On April 21, 2019, the Cook County Board proposed an amendment to the fair housing portion of the Cook County Human Rights Ordinance. They voted on and passed the measure on April 25, 2019. That’s not a typo. They proposed it on a Sunday and passed it by Thursday. That sure seems like shady dealing. Dubbed the “Just Housing Ordinance” (do justice-y laws usually need to get rushed through a legislative body without comment or consideration?), the law is to take effect on October 25, 2019. What is the purpose of the ordinance?
The ordinance (sponsored by Cook County Commissioners Brandon Johnson and Larry Suffredin) provides that landlords are PROHIBITED from obtaining ANY criminal background information from a prospective tenant until the landlord first CONDITIONALLY APPROVES the tenant’s application. Basically, a landlord will not be allowed to run criminal background and credit checks at the same time. instead, a landlord must conditionally approve the tenant and only after this can the landlord run a criminal background check.
Cook County’s website describes the Just Housing Ordinance: “On April 25, 2019, the Cook County Board of Commissioners passed an amendment (Ord. No. 19-2394) to § 42-38 of the Cook County Human Rights Ordinance (“Ordinance”) to 1) prohibit housing discrimination based on individual’s covered criminal history and 2) require housing providers to perform an individualized assessment of an otherwise qualified individual’s criminal conviction history prior to denying them housing.” The text of the ordinance can be found here.
Landlords need to be aware that this law applies to all of COOK COUNTY. This is not just a Chicago law. Proponents say that it merely codifies the requirements of the HUD memorandum on the use of criminal background checks in housing. The added requirement of conditional approval is the one that is going to be onerous. Proponents allege that landlords are using other parts of a prospective tenant’s rental application to deny tenants who are really being denied based upon their criminal background. To stop that alleged practice, landlords will be required to give the green light to a tenant before ordering a criminal background check. They say that this will help to stop recidivism, among other things.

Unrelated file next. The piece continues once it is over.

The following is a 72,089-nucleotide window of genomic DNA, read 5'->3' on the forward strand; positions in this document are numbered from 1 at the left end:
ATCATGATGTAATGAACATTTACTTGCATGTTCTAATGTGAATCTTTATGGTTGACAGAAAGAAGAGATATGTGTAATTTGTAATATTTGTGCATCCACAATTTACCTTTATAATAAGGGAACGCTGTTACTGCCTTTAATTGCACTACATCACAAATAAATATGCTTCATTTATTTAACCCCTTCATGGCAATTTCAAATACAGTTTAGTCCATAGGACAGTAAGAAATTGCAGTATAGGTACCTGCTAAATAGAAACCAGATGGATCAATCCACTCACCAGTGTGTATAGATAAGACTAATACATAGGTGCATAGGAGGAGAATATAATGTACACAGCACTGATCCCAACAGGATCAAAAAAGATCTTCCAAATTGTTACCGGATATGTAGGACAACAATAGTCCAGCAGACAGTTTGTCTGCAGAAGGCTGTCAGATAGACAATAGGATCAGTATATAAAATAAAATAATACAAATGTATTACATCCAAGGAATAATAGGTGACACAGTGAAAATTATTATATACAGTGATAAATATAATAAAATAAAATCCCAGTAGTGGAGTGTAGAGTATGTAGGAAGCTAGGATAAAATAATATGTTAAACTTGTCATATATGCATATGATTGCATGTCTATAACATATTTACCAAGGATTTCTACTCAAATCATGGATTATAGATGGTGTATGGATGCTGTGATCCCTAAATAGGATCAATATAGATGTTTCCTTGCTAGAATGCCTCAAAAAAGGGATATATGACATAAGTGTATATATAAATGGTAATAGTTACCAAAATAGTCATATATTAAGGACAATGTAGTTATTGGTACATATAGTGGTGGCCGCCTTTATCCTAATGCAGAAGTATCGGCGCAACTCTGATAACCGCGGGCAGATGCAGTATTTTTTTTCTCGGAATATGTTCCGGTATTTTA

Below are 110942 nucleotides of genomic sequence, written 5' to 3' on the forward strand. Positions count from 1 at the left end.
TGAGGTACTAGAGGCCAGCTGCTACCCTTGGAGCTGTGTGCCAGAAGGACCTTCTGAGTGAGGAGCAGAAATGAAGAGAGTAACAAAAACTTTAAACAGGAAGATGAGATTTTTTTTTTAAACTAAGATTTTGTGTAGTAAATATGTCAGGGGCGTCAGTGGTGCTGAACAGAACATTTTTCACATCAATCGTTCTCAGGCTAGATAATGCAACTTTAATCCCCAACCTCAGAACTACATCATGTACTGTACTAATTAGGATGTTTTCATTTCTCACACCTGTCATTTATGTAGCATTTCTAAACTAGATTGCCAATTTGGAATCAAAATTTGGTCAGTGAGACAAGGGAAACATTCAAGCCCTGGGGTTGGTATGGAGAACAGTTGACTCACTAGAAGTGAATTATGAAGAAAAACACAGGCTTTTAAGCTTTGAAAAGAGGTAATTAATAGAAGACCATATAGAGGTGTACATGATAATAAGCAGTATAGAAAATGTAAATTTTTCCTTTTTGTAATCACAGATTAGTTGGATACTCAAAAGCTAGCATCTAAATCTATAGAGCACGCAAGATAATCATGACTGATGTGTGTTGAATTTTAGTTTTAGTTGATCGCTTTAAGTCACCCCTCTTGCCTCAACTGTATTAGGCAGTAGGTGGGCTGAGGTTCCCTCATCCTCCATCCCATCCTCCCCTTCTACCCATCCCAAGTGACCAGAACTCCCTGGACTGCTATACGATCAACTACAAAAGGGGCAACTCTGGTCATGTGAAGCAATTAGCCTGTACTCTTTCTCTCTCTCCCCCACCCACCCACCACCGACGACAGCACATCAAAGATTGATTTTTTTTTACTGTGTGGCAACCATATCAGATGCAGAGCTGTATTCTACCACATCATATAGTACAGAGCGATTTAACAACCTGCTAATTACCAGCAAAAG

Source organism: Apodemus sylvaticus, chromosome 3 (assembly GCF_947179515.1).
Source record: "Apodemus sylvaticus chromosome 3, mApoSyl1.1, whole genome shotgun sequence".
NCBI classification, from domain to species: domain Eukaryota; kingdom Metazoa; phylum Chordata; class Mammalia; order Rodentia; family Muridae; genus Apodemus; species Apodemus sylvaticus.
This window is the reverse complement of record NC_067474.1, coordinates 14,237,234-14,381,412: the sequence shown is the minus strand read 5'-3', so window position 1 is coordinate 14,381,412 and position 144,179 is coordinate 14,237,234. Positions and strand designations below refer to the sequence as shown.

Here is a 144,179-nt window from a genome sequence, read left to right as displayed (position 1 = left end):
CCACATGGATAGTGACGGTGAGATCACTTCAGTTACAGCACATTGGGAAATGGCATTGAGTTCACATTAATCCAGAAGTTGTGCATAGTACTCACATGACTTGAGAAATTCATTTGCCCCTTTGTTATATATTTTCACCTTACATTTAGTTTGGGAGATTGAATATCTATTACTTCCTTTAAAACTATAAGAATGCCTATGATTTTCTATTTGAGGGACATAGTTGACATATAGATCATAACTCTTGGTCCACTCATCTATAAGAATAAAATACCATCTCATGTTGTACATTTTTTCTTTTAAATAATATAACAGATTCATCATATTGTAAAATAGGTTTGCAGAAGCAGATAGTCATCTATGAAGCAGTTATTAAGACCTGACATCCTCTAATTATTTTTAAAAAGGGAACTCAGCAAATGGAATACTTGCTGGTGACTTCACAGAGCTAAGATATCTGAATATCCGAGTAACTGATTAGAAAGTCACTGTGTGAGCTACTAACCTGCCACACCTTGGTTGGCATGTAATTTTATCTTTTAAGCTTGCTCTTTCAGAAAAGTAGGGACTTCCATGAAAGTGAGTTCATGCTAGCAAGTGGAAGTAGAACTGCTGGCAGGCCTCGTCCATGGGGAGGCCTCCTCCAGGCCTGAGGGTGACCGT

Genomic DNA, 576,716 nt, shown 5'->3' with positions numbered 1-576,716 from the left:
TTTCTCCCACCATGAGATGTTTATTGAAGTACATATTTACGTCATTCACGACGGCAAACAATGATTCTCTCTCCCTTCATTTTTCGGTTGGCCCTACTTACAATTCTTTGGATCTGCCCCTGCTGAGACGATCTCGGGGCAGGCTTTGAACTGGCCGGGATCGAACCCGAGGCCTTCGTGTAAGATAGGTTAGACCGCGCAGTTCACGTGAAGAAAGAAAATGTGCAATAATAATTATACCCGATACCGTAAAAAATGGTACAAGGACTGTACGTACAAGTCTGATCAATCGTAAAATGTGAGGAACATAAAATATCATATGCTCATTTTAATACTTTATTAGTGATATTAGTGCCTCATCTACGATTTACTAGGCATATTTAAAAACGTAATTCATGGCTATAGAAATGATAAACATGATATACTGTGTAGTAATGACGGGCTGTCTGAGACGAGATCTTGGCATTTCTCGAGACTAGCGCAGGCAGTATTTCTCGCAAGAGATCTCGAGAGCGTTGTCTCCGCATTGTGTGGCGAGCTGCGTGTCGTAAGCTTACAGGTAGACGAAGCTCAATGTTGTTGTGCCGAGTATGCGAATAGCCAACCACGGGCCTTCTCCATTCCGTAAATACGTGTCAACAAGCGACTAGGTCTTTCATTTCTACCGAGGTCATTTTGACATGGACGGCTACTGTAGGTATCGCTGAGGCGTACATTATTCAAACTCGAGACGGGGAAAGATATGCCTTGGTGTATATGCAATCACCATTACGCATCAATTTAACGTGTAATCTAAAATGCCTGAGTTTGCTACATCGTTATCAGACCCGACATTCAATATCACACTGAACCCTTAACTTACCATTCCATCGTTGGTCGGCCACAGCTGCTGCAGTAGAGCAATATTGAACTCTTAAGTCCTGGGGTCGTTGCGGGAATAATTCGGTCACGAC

Interestingly, no one gave any consideration to the fact that most tenant screening services usually do a past eviction, credit check, and criminal background check at the same time. Many landlords use “aggregator” screening companies that give a recommendation based on all three reports without providing the actual report to the landlord. Obviously, those are out and can’t be used after the law goes into effect. Also, just like with the HUD guidelines, a landlord needs to make a case-by-case review of a prospective tenant’s criminal background to see if the tenant meets the new screening criteria. Stay tuned as the County is going to be working on rules for the interpretation and implementation of this law.